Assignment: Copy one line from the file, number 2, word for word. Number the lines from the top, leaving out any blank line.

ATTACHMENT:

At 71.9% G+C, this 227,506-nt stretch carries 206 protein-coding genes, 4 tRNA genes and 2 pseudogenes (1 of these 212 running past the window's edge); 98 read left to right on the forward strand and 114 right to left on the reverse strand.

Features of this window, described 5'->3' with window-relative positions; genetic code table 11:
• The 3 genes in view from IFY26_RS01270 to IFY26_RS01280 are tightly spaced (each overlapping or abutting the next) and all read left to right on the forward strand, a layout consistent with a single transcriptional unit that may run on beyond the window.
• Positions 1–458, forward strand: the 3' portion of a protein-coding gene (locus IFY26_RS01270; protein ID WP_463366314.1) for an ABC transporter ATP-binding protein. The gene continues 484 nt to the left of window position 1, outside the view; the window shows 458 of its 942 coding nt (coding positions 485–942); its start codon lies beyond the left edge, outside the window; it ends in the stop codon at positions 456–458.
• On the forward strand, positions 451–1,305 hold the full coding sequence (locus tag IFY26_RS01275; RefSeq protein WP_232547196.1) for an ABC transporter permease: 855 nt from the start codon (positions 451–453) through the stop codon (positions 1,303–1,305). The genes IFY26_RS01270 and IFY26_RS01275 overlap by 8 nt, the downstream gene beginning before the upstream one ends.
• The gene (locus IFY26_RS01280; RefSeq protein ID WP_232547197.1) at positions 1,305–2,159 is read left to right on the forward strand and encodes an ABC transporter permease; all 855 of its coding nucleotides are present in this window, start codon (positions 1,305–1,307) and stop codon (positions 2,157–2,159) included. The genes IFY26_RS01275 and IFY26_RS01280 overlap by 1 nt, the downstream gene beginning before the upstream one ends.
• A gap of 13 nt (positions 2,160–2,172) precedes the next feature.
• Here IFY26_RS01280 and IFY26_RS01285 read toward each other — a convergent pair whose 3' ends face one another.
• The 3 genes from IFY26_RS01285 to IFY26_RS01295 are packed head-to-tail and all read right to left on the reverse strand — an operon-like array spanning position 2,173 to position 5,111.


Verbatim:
Features of this window, described 5'->3' with window-relative positions; genetic code table 11: